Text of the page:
New Brunswick

First Nations issue resolutions to ban drug traffickers

Addictions counsellor hopeful Esgenoôpetitj band council will follow Elsipogtog and Tobique

Esgenoôpetitj First Nation

Signs promoting living a life free of alcohol and drugs can be seen throughout Esgenoôpetitj First Nation. (Gail Harding/CBC)

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As Esgenoôpetitj First Nation mourns and prepares for the funeral service of a suspected overdose victim, an addictions counsellor says they're remaining vigilant and hopeful there will be no more overdoses. 

Leo Bartibogue said there should be help available for people with addicitions, but he would also like to see something done to keep drugs like the pills suspected to have caused 35-year-old Ann Marie Lambert's death — and four other overdoses — off the reserve.

Ann Marie Lambert

Ann Marie Lambert of Esgenoôpetitj First Nation died Tuesday night of a suspected overdose. An autopsy resulted in drug samples being sent to Health Canada's toxicology labs. (Facebook)

The drug involved isn't known yet, though people are concerned it's fentanyl, a powerful drug that has been linked to an increasing number of overdose deaths across CanadaNeguac RCMP have asked Health Canada's toxicology lab for an "urgent" analysis of the drug taken by Lambert. 

Bartibogue is hoping to see the band council pass a drug-trafficking banishment resolution like councils in Elsipogtog First Nation and Tobique First Nation have.

"I did talk to the chief about it and asked that he make a recommendation. He's going to address it with the council."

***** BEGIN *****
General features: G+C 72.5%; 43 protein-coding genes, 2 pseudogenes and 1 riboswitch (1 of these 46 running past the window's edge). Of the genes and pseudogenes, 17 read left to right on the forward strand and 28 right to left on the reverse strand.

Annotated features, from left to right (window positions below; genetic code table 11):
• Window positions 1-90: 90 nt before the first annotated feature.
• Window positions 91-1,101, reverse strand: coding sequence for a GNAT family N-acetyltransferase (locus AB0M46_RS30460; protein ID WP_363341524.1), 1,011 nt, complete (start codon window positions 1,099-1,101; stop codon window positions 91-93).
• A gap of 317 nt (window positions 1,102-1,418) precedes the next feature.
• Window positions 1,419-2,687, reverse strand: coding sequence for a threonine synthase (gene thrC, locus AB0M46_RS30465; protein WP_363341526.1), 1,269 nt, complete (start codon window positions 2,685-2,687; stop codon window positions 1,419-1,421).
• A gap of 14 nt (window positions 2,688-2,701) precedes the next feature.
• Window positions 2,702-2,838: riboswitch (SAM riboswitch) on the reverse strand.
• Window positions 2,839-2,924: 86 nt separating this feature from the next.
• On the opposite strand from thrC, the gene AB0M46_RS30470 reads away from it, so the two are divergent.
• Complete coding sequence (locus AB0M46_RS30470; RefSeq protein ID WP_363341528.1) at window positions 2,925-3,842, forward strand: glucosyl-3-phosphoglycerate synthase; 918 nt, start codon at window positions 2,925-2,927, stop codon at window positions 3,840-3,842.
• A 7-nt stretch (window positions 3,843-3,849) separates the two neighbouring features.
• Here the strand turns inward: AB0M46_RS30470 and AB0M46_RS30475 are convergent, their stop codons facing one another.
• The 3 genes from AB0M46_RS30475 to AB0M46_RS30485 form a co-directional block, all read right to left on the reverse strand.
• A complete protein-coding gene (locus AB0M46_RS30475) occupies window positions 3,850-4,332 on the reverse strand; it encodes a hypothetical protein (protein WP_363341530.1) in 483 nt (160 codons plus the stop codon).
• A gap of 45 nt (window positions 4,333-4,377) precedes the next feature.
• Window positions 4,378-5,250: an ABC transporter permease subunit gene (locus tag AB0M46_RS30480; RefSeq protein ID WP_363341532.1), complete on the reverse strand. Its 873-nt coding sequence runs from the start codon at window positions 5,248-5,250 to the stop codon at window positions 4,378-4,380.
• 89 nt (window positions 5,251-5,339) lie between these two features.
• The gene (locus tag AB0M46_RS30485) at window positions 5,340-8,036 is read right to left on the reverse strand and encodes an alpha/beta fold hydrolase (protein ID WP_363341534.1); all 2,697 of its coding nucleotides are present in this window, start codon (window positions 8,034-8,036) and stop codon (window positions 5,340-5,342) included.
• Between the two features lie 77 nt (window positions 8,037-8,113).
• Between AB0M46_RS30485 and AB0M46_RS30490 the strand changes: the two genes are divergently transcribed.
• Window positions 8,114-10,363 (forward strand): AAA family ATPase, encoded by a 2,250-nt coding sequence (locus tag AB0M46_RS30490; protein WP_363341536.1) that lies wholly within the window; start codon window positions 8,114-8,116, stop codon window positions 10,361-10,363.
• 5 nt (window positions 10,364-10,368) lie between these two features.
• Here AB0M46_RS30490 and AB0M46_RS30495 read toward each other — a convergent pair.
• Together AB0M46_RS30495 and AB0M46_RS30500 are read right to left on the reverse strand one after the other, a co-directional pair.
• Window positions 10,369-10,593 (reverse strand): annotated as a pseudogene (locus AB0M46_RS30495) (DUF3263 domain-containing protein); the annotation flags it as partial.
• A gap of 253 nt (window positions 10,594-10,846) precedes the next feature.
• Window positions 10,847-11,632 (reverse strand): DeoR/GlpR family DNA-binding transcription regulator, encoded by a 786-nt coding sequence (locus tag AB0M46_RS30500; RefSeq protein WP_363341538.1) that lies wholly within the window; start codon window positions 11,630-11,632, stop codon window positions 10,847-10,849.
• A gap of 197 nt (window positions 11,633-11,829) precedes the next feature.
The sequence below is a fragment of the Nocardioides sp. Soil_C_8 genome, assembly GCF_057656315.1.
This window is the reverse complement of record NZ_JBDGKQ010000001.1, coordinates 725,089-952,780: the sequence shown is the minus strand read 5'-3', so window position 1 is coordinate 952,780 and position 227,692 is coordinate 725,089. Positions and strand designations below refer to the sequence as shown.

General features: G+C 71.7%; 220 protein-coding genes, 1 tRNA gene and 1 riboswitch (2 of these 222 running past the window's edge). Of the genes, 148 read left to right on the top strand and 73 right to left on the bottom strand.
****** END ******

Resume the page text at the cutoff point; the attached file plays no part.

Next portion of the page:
The band councils' resolutions were passed two days after the first four overdoses occurred in Esgenoôpetitj. Both communities' resolutions warn that people trafficking fentanyl and other drugs will be banned. 

Tobique's resolution includes not only banishment from the reserve, but also from community services and benefits. 

The band councils say they are taking these steps to protect the health and safety of those living in the community. 

Bartibogue said in Esgenoôpetitj so many people are related it may be difficult for some to agree to a similar measure, knowing some people may be expelled.

"Hopefully something can be done to help this situation." said Bartibogue.

Resolutions welcome

For John Levi of Elsipogtog First Nation, the news the band council is taking action is welcome. 

"I've been fighting with the band to get rid of the dealers. I'm proud of the chief and council for taking that stand," he said. 

Levi said he's been confronting people identified to him as dealers, telling them to stop what they are doing. 

For him, it's personal. 

"I lost my niece last year to suicide, I knew what the drugs were doing to her," Levi said of the 23-year-old. 

With the resolution, he hopes more people will join his fight and more band councils will pass the same resolution.

"It takes strong a leader to do that. We need more of that," said Levi. 

Meanwhile, Bartibogue is working to get more naloxone kits into the community and more people trained to use them. 

Naloxone is administered by a needle or nasal spray to a person who is suspected to have overdosed. It reverses the effect of an opioid overdose. 

"I have one myself and we have two or three others," said Bartibogue. "But we also need people to call us for help if they think someone has overdosed. We are here to help." 

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